dja at axtens.net
Thu Nov 7 22:09:24 AEDT 2019
Sending on to the patchwork list for discussion. I think at least some
of this makes sense for Patchwork to support, I'll do a more detailed
analysis/breakdown later on.
Konstantin Ryabitsev <konstantin at linuxfoundation.org> writes:
> On Thu, Nov 07, 2019 at 02:35:08AM +1100, Daniel Axtens wrote:
>>This is an non-trivial problem, fwiw. Patchwork's email parser clocks
>>at almost thirteen hundred lines, and that's with the benefit of the
>>Python standard library. It also regularly gets patched to handle
>>changes to email systems (e.g. DMARC), changes to git (git request-pull
>>format changed subtly in 2.14.3), the bizzare ways people send email,
>>and so on.
> I'm actually very interested in seeing patchwork switch from being fed
> mail directly from postfix to using public-inbox repositories as its
> source of patches. I know it's easy enough to accomplish as-is, by
> piping things from public-inbox to parsemail.sh, but it would be even
> more awesome if patchwork learned to work with these repos natively.
> The way I see it:
> - site administrator configures upstream public-inbox feeds
> - a backend process clones these repositories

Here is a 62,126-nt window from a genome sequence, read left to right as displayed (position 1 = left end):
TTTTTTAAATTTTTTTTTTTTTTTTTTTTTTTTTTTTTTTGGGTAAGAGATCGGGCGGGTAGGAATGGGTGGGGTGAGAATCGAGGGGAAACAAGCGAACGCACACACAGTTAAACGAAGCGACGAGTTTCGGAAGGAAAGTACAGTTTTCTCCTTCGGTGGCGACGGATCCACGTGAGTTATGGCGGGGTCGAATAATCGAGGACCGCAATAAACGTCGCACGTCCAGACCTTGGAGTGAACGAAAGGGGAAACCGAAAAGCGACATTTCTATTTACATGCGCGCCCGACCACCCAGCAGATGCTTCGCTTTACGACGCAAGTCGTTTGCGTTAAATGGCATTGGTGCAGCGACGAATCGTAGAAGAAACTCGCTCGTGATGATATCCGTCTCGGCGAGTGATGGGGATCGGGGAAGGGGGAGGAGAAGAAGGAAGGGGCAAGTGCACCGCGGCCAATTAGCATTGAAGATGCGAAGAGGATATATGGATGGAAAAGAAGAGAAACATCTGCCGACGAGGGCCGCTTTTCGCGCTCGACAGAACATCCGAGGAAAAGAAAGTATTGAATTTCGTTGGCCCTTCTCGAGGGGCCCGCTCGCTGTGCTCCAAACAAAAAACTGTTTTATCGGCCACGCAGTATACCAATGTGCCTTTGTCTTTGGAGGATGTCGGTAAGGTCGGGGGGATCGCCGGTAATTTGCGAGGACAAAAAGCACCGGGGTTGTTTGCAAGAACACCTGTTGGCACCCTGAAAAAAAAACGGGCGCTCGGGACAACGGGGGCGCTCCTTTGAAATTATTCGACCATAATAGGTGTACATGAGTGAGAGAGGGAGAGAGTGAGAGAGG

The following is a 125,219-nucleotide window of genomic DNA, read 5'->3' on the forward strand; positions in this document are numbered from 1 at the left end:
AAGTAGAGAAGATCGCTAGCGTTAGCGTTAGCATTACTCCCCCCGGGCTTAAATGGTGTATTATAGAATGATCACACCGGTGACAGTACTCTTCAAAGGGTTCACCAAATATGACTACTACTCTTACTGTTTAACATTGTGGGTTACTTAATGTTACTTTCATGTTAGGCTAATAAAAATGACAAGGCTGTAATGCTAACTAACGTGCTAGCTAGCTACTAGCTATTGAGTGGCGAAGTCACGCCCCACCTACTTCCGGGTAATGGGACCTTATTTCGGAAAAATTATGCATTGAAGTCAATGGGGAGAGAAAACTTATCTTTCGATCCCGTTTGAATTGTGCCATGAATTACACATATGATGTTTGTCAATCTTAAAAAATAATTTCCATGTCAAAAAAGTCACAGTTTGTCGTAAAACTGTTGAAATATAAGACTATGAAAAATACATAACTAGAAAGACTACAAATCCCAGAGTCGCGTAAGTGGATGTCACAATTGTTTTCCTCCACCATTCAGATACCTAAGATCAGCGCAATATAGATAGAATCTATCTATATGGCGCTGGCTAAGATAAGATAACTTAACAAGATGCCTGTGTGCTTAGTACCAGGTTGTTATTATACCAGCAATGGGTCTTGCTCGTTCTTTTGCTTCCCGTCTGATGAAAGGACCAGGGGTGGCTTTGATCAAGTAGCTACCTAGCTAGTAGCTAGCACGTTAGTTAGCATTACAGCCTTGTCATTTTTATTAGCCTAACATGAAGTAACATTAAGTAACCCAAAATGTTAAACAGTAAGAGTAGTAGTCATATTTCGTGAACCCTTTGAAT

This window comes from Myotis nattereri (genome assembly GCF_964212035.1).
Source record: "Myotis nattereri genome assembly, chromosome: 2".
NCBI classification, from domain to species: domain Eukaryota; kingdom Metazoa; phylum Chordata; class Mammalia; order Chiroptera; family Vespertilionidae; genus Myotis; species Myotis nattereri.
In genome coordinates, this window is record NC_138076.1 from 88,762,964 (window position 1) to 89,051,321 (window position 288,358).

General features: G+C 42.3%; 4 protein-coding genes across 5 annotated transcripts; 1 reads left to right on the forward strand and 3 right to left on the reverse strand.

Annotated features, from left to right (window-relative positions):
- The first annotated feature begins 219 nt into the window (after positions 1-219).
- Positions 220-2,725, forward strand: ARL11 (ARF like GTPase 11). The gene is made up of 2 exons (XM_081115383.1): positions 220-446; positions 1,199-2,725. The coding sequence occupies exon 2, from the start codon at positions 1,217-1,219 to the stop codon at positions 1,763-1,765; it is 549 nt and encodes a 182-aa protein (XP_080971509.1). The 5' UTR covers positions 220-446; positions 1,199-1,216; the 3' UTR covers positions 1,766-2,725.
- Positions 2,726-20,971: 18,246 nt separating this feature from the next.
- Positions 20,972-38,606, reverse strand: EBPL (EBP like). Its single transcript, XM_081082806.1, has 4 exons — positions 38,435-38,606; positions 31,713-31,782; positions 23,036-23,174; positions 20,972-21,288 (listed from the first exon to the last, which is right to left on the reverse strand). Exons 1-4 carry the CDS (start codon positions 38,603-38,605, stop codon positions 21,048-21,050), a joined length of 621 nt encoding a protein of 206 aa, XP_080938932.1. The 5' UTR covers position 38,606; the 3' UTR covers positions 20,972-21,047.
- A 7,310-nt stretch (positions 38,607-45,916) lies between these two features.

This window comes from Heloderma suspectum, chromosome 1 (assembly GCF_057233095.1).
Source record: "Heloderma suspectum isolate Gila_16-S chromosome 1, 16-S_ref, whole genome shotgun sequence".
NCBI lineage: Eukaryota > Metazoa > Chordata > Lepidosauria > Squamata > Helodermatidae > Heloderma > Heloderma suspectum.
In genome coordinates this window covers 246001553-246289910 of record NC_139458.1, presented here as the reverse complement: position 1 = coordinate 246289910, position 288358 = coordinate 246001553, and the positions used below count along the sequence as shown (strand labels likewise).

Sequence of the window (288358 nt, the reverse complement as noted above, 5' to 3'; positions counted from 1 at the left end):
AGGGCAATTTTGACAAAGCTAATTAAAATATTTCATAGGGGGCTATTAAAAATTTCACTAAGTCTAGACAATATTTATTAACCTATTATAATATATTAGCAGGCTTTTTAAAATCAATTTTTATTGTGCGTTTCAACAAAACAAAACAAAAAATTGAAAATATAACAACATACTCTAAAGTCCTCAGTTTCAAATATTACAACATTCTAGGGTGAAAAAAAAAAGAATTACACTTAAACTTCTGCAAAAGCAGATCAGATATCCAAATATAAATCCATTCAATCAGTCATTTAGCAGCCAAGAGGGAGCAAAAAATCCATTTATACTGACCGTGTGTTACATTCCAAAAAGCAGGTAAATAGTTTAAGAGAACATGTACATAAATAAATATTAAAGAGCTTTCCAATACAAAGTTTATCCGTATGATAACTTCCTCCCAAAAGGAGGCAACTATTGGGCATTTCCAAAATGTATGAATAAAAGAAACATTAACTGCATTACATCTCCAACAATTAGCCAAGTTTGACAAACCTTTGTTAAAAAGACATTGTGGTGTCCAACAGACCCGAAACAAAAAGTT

> - if it doesn't find a refs/heads/json, then it does its own parsing
> to generate a structured feed with patches/series/trailers/pull
> requests, cross-referencing them by series as necessary. Something
> like a subset of this, excluding patchwork-specific data:
> - if it does find an existing structured feed, it simply uses it (e.g.
> it was made available by another patchwork instance)
> - the same backend process updates the repositories from upstream using
> proper manifest files (e.g. see
> - patchwork projects then consume one (or more) of these structured
> feeds to generate the actionable list of patches that maintainers can
> use, perhaps with optional filtering by specific headers (list-id,
> from, cc), patch paths, keywords, etc.
> Basically, parsemail.sh is split into two, where one part does feed
> cloning, pulling, and parsing into structured data (if not already
> done), and another populates actual patchwork project with patches
> matching requested parameters.
> I see the following upsides to this:
> - we consume public-inbox feeds directly, no longer losing patches due
> to MTA problems, postfix burps, parse failures, etc
> - a project can have multiple sources for patches instead of being tied
> to a single mailing list
> - downstream patchwork instances (the "local patchwork" tool I mentioned
> earlier) can benefit from structured feeds provided by
>>Patchwork does expose much of this as an API, for example for patches:
>>https://patchwork.ozlabs.org/api/patches/?order=-id so if you want to
>>build on that feel free. We can possibly add data to the API if that
>>would be helpful. (Patches are always welcome too, if you don't want to
>>wait an indeterminate amount of time.)
> As I said previously, I may be able to fund development of various
> features, but I want to make sure that I properly work with upstream.
> That requires getting consensus on features to make sure that we don't
> spend funds and efforts on a feature that gets rejected. :)
> Would the above feature (using one or more public-inbox repositories as
> sources for a patchwork project) be a welcome addition to upstream?
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